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W as it only two years ago that the Channel Tunnel

30th May 1996, Page 41
30th May 1996
Page 41
Page 41, 30th May 1996 — W as it only two years ago that the Channel Tunnel
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opened to freight? Records say so and, indeed, a lot of lorry loads have gone under the water since then. From a time when it seemed delay and prevarication would prevent the tunnel from ever opening, it now feels like it has always been there.

Certainly, Laser Transport at Hythe won't forget the opening: one of its lorries had the distinction of being first on to Le Shuttle. And today it still sends up to 70% of its Continental loads by the same route, "When it's good it's very good," says Laser's transport manager John Holt, "but being a fixed link, when they get problems, there is not much they can do about it."

Ferries come in to their own for Hazchem loads and for Sunday starts when lorries are not allowed on French roads and are routed through Zeebrugge instead. Besides, Holt doesn't want Le Shuttle to think it has exclusive rights to Laser's considerable Continental business.

The company's main work is bulk groupage to several European destinations and to this end it has depots in the North, Midlands and South for collections and delivery to Hythe where shipments are made up. Services include daily runs to France, Germany, Belgium and a 24-hour service to Italy. For many years the company has specialised in shipping satellites and components for aerospace specialist Matra Marconi. The work includes transporting components between manufacturing plants in Bristol and Stevenage and transporting the finished satellites as abnormal loads. Marconi has supplied a PLM trailer, capable of carrying 55 tonnes and extending to 25m. Moving one satellite is an operation requiring an advanced logistics setup. "There is a vast amount of ground support equipment needing between five to 12 trailers," explains Holt. "If it's a military or a spy satellite it might be supported by security vehicles." If the equipment is moving to French Guyana or Cape Canaveral, Laser will charter the aircraft and ship all the support equipment "Our contract ends when we hand the satellite over," he says. The work has peaks and troughs—each satellite takes up to five years to build and in that time most of the job will involve shuttling parts around the UK or importing components from the Continent. "They could be working on three projects which all peak in the same month."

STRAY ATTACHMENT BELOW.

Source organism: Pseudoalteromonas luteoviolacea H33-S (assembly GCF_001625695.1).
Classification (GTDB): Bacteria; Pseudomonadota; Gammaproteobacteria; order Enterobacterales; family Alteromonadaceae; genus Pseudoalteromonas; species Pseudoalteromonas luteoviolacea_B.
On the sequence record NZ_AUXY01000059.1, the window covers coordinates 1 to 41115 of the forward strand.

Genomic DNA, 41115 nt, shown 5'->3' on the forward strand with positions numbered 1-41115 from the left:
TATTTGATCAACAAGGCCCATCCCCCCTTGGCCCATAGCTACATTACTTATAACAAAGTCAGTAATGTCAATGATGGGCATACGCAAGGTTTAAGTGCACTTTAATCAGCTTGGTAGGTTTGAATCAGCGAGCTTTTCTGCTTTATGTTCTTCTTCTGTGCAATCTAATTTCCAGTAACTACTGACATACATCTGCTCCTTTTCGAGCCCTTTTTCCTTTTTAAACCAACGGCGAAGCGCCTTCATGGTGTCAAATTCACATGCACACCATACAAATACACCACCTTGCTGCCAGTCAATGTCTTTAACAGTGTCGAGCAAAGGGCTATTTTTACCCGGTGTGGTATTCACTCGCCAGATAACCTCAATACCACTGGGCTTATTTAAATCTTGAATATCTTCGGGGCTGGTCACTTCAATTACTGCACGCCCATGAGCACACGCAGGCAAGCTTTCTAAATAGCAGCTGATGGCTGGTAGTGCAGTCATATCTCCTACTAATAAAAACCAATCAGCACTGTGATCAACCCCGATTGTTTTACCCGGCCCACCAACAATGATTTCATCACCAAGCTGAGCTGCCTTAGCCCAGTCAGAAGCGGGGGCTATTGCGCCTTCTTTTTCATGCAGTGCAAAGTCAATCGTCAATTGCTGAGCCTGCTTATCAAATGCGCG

The majority of the company's 49 vehicle fleet— including 14 at outlying depots—is MAN. The loyalty to the marque stems from Laser's early days when managing director John Smith received one of his most important early contracts transporting components for the German truck manufacturer. "The service has been magnificent," says Holt, recalling how MAN supplied Laser with a German fitter on its early deliveries to Munich. The mechanic met the British vehicle as it entered Germany and travelled to its destination to ensure everything went smoothly: 'German efficiency," says Holt.

Laser's next move is to attempt to add a twelfth destination to the 11 European countries it services: talks are underway with a Swedish forwarder.

The company currently services a base of up to 4,000 customers but as Holt points out, while many of these are large, others send only 20-30kg in a fortnight

Judging by its impressive portfolio the company has not been afraid of expansion in the 13 years since its current directors engineered a management buy out from former owners, the Tozer, Kernsley and Millbourn Group.


Locations: Stevenage, Munich, Bristol

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